A good way to measure the performance of your investments is over the long term.
25-30% returns are easy to get! It's not going to be 25-30% in a single year, though. You shouldn't expect more than about 4% real (inflation-adjusted) return per year, on average, over the long term, unless you have reason to believe that you're doing a better job of predicting the market than the intellectual and investment might of Wall Street - which is possible, but hard. (Pro tip: It's actually quite easy to outdo the market at large over the short term just by getting lucky or investing in risky assets in a good year. Earning this sort of return consistently over many years, though, is stupidly hard. Usually you'll wipe out your gains several years into the process, instead.)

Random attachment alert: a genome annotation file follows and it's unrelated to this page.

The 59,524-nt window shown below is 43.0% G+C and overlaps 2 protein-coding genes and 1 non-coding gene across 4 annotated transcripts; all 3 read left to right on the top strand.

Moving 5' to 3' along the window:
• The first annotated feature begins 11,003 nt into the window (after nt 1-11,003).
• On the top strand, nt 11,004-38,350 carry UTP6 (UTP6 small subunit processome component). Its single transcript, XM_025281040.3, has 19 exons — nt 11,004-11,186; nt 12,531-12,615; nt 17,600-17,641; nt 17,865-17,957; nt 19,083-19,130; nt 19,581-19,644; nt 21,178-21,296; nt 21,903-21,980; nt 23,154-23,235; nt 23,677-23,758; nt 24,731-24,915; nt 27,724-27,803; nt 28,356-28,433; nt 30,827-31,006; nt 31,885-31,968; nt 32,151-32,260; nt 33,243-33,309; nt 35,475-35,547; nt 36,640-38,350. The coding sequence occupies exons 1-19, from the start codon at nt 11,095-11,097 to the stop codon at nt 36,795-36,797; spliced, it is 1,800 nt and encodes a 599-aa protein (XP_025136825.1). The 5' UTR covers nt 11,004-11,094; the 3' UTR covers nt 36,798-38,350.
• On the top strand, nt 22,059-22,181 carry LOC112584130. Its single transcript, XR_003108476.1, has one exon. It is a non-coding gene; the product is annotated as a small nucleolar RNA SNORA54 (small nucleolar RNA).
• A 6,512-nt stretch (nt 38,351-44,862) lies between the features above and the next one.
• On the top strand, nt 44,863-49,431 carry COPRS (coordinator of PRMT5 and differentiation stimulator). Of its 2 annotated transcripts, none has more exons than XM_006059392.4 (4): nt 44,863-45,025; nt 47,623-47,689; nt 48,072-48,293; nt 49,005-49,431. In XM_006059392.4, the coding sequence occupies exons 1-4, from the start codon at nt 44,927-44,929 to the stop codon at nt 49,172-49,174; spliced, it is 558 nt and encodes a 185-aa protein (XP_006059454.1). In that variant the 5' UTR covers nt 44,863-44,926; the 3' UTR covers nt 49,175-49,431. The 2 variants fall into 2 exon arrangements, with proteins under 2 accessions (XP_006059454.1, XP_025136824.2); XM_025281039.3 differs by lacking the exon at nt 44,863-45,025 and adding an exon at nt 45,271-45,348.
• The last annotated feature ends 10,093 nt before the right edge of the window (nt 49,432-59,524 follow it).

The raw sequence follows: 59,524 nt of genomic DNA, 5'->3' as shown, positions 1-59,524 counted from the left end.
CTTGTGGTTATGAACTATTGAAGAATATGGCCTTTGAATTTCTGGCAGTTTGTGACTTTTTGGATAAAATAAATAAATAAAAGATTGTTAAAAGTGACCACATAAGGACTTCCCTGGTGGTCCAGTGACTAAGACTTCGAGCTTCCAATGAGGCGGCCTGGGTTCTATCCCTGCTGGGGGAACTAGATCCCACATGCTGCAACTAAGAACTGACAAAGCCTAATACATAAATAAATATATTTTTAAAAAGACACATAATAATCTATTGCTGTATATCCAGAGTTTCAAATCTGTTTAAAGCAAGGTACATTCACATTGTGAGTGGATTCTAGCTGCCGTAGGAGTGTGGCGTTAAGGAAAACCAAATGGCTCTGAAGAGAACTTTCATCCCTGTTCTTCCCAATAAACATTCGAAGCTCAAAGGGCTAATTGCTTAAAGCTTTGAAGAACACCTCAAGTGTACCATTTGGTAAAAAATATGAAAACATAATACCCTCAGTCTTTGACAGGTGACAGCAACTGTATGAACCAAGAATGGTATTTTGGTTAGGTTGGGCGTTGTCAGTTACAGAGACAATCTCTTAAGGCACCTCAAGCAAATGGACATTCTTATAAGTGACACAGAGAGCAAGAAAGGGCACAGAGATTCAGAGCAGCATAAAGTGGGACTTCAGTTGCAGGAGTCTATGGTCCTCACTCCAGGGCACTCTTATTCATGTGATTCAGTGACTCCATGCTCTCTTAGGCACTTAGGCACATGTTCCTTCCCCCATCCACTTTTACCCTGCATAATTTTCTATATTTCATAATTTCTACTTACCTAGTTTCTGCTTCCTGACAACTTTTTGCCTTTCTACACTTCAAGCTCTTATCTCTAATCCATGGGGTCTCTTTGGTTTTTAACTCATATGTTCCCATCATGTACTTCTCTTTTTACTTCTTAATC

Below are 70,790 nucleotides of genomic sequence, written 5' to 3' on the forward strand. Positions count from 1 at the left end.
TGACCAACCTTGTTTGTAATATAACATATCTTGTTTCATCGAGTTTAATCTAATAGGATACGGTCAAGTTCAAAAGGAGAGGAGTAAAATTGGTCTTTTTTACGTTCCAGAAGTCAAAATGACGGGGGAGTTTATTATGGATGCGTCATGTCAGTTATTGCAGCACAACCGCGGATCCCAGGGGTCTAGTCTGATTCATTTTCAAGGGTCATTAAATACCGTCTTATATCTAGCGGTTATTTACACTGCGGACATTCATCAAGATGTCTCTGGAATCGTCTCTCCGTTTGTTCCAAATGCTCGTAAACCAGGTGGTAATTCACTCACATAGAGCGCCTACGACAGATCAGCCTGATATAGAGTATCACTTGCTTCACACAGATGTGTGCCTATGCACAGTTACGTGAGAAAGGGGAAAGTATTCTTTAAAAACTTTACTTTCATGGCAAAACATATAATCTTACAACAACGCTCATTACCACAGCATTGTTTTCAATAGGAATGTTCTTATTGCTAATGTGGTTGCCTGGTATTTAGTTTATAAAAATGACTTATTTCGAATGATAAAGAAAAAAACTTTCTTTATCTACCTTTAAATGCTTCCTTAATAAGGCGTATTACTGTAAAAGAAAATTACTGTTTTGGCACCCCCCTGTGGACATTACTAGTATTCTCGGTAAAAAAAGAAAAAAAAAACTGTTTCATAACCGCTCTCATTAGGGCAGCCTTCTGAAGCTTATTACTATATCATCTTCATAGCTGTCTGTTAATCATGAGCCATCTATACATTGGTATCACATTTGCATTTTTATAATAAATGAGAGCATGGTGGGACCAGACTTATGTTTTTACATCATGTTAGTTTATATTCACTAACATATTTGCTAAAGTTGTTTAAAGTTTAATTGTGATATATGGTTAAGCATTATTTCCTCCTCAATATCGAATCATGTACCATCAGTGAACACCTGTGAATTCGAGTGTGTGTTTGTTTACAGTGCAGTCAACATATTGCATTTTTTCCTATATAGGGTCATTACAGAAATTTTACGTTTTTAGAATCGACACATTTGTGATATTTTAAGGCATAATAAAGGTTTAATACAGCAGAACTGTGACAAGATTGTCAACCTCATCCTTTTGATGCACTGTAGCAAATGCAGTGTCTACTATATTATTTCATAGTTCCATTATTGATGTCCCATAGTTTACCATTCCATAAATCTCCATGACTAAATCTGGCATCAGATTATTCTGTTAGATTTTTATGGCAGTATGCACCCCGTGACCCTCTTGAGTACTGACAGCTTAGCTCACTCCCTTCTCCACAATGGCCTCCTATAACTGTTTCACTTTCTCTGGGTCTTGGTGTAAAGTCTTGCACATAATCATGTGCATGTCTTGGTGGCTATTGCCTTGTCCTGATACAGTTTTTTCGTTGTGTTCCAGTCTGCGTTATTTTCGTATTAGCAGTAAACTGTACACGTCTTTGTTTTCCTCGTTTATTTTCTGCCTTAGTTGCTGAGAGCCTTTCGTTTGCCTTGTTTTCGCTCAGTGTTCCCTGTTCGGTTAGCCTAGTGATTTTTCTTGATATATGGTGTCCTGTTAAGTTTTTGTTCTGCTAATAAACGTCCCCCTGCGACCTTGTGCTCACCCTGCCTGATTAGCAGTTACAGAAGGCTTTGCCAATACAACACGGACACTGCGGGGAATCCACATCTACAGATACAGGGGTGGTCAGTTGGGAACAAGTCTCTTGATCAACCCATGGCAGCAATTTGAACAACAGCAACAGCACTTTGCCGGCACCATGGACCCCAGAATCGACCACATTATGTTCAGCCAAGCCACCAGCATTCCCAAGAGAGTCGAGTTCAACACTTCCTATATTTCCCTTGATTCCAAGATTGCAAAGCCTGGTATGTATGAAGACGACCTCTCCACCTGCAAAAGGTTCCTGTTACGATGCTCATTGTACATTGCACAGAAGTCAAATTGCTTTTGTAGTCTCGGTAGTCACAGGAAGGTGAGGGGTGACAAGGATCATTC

The stock market fluctuates like crazy, which is why they tell you not to invest any money you're likely to need sooner than about 5 years out and you switch your portfolio from stocks to bonds as you approach and enter retirement.
The traditional benchmark for comparison, as others have mentioned, is the rate of return (including dividends) from the Standard and Poors 500 Index. These are large stable companies which make up the core of larger United States business. (Most people supplement these with some smaller companies and overseas companies as a part of the portfolio.)